Business Korea held an interview with Nam In-suk, Administrator of the Korean Agency for Technology and Standards (KATS) to let readers understand its mission and roles.
Q: Please tell us about KATS.
A: KATS was established as the Analysis and Testing Laboratory under the auspices of the Mint Office in 1883, living with Korea’s industrial development. KATS introduced the Korean Industrial Standards (KS) to improve the quality competitiveness of light industry products and expand exports in the 1960s. It has promoted pan-governmental standards policies based on the Basic Act on National Standards. The current major roles are largely divided into standards, safety, and technological support.
KATS represents the government to international standardization organizations and the country’s interest by coping with international technological regulations and promoting mutual certification with other countries.
Q: What is the Administrator’s management philosophy?
A: In the future, only efficient, professional, and speedy organizations will be viable. We are campaigning for 3S (Slim, Star, and Speedy) KATS. KATS privatized large areas, and excavated functional and new areas, concentrating on them to gradually slim down and strengthen the organization. The aim of the Star Program is to cultivate international experts. To provide speedy services to our customers, we operate customer call centers and open laboratories, as well as provide technological information.
Q: Where does Korea stand in terms of international technological standards?
A: The most important aspect of international standardization activities is the suggestion of international standards and the security of chairpersons and coordinators in international standardization organizations. Korea applied for international standardization 11 times until 2000. But as of June 2009, the number soared to 280. Based on overall influence, including the ratio of chairpersons, coordinators, and contribution and participation in sectional committees, Korea may rank 12th. By areas, new growth industries such as LCD’s, semiconductors and green growth have to be strengthened. Green growth is likely to see more strengthened regulations and a large Green Ocean is expected. In fact, 68 (5.4%) out of 1,248 overseas technological regulations were related to energy efficiency.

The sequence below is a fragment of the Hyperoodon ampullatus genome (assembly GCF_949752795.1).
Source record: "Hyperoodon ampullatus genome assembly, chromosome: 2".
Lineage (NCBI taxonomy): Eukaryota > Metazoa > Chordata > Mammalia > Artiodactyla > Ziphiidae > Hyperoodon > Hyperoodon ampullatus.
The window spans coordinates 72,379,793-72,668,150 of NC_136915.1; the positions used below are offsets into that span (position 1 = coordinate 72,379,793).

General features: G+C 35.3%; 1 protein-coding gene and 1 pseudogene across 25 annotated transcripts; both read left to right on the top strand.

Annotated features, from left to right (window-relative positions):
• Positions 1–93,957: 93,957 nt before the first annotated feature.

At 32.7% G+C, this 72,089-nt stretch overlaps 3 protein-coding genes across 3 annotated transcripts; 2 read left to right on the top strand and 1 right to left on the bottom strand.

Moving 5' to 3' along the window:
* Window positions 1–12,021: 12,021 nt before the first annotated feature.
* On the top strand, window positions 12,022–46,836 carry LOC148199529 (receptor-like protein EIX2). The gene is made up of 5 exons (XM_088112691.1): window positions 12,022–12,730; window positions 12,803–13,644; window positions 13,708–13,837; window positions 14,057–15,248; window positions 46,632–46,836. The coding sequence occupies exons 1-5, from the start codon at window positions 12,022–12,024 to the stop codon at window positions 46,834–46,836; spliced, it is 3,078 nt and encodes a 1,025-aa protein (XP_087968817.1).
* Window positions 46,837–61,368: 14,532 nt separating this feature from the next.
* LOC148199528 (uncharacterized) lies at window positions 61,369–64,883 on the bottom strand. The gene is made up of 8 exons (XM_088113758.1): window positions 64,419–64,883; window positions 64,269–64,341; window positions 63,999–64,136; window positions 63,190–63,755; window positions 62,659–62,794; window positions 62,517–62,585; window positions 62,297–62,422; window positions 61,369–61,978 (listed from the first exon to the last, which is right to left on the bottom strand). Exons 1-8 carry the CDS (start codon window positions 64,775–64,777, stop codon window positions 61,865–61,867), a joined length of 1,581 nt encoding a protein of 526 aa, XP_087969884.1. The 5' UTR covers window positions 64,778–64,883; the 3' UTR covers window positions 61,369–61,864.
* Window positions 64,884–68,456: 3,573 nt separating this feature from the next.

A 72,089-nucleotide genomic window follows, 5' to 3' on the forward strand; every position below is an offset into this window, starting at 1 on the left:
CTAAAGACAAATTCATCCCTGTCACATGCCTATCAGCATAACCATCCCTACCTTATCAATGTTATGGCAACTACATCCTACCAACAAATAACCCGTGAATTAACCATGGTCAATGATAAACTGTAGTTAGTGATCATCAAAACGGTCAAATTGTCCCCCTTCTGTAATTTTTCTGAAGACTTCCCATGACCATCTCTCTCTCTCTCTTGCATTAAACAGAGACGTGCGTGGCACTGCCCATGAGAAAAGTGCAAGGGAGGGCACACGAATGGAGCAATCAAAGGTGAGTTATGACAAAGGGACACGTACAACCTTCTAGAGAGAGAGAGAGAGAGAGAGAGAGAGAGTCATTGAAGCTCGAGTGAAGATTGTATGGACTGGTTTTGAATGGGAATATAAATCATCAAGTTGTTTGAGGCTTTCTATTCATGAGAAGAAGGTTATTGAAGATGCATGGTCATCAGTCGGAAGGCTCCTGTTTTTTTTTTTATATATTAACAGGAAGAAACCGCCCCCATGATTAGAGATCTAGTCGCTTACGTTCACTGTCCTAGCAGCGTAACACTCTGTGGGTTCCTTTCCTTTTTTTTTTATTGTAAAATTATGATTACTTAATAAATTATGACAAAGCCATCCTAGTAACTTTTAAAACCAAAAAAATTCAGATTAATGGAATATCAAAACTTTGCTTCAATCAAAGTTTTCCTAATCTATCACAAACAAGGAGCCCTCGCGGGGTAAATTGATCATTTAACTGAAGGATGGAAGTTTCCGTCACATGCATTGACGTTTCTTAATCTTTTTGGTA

It is important to incorporate Korean technologies into the newly emerging international standards. KATS has now made a plan, the KATS-2012 Plan, to become the world’s 7th major power in international standards by 2012 and plans to increase the current number of chairpersons and coordinators (86) to 300.
Q: What is the importance and value of technological standards in terms of national economy?
A: According to the Deutsches Institut fur Normung (DIN), the economic effects of standards take up 1% of gross domestic product. The British Standards Institution (BSI) reports that standards increase labor productivity by 13%, while the U.S. Department of Commerce and the OECD say that 80% of the world’s trade volume is under the influence of standardization.
International standards are primarily applied in international agreements such as FTAs and used as a means to remove trade barriers via technological regulations. For example, Wibro technology, promoted as a national R&D project and selected as an international standard in 2002, is expected to produce 5.2 trillion won of valued-added economic effects and 80,000 jobs over the next five years.
Q: Tell us about the background, expected outcomes and development of the national integrated certification.
A: Europe and Japan developed national certification marks to increase brand values and develop a testing and certification industry into a next-generation knowledge industry.
Korea had multiple certification marks, decreasing both domestic and international consumers’ awareness and increasing the cost laid upon companies to secure certification. Therefore, in August 2006, a pan-governmental division was established in KATS to introduce a national integrated certification mark. The Prime Minister, heading the National Standards Review Committee, decided to introduce the mark, which integrated the previous 13 mandatory certification marks, in August 2008. From July 1, 2009, the certification system was implemented by the Ministry of Knowledge and Economy and from January 1, 2011 every governmental department will be influenced.